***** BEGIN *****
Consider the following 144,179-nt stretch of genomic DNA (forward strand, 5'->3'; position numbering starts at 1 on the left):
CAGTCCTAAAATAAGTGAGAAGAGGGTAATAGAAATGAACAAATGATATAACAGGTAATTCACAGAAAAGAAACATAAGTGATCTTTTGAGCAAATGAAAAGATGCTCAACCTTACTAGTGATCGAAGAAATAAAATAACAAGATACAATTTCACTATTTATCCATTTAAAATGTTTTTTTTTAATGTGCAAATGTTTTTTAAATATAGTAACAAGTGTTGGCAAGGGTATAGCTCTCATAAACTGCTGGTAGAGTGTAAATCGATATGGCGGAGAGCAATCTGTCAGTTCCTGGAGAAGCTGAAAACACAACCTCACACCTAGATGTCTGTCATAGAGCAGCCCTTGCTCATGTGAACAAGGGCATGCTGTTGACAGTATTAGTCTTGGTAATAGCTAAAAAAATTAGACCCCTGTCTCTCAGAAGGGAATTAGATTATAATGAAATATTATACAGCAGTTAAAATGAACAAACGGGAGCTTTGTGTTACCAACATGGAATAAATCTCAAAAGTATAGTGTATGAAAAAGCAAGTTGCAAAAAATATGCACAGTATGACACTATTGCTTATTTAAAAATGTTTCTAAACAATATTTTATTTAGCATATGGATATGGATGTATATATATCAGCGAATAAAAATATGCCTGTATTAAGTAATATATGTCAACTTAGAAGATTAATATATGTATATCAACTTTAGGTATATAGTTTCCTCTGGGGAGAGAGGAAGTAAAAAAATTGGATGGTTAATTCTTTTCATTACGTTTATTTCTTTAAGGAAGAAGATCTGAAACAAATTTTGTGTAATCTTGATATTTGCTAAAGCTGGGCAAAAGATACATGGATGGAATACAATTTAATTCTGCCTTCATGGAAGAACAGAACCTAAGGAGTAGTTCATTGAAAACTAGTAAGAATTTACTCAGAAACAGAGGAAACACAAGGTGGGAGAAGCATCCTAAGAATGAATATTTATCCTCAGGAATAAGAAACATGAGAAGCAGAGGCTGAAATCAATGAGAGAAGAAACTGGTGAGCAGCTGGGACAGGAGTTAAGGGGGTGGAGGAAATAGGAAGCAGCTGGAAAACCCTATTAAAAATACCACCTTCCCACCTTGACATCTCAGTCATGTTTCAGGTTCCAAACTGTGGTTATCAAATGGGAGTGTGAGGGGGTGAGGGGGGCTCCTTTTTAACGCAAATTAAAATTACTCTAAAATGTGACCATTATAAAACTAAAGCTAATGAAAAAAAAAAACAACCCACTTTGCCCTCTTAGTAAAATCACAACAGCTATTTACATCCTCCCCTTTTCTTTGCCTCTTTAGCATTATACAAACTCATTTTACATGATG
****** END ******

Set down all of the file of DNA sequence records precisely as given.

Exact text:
Consider the following 144,179-nt stretch of genomic DNA (forward strand, 5'->3'; position numbering starts at 1 on the left):
CAGTCCTAAAATAAGTGAGAAGAGGGTAATAGAAATGAACAAATGATATAACAGGTAATTCACAGAAAAGAAACATAAGTGATCTTTTGAGCAAATGAAAAGATGCTCAACCTTACTAGTGATCGAAGAAATAAAATAACAAGATACAATTTCACTATTTATCCATTTAAAATGTTTTTTTTTAATGTGCAAATGTTTTTTAAATATAGTAACAAGTGTTGGCAAGGGTATAGCTCTCATAAACTGCTGGTAGAGTGTAAATCGATATGGCGGAGAGCAATCTGTCAGTTCCTGGAGAAGCTGAAAACACAACCTCACACCTAGATGTCTGTCATAGAGCAGCCCTTGCTCATGTGAACAAGGGCATGCTGTTGACAGTATTAGTCTTGGTAATAGCTAAAAAAATTAGACCCCTGTCTCTCAGAAGGGAATTAGATTATAATGAAATATTATACAGCAGTTAAAATGAACAAACGGGAGCTTTGTGTTACCAACATGGAATAAATCTCAAAAGTATAGTGTATGAAAAAGCAAGTTGCAAAAAATATGCACAGTATGACACTATTGCTTATTTAAAAATGTTTCTAAACAATATTTTATTTAGCATATGGATATGGATGTATATATATCAGCGAATAAAAATATGCCTGTATTAAGTAATATATGTCAACTTAGAAGATTAATATATGTATATCAACTTTAGGTATATAGTTTCCTCTGGGGAGAGAGGAAGTAAAAAAATTGGATGGTTAATTCTTTTCATTACGTTTATTTCTTTAAGGAAGAAGATCTGAAACAAATTTTGTGTAATCTTGATATTTGCTAAAGCTGGGCAAAAGATACATGGATGGAATACAATTTAATTCTGCCTTCATGGAAGAACAGAACCTAAGGAGTAGTTCATTGAAAACTAGTAAGAATTTACTCAGAAACAGAGGAAACACAAGGTGGGAGAAGCATCCTAAGAATGAATATTTATCCTCAGGAATAAGAAACATGAGAAGCAGAGGCTGAAATCAATGAGAGAAGAAACTGGTGAGCAGCTGGGACAGGAGTTAAGGGGGTGGAGGAAATAGGAAGCAGCTGGAAAACCCTATTAAAAATACCACCTTCCCACCTTGACATCTCAGTCATGTTTCAGGTTCCAAACTGTGGTTATCAAATGGGAGTGTGAGGGGGTGAGGGGGGCTCCTTTTTAACGCAAATTAAAATTACTCTAAAATGTGACCATTATAAAACTAAAGCTAATGAAAAAAAAAAACAACCCACTTTGCCCTCTTAGTAAAATCACAACAGCTATTTACATCCTCCCCTTTTCTTTGCCTCTTTAGCATTATACAAACTCATTTTACATGATG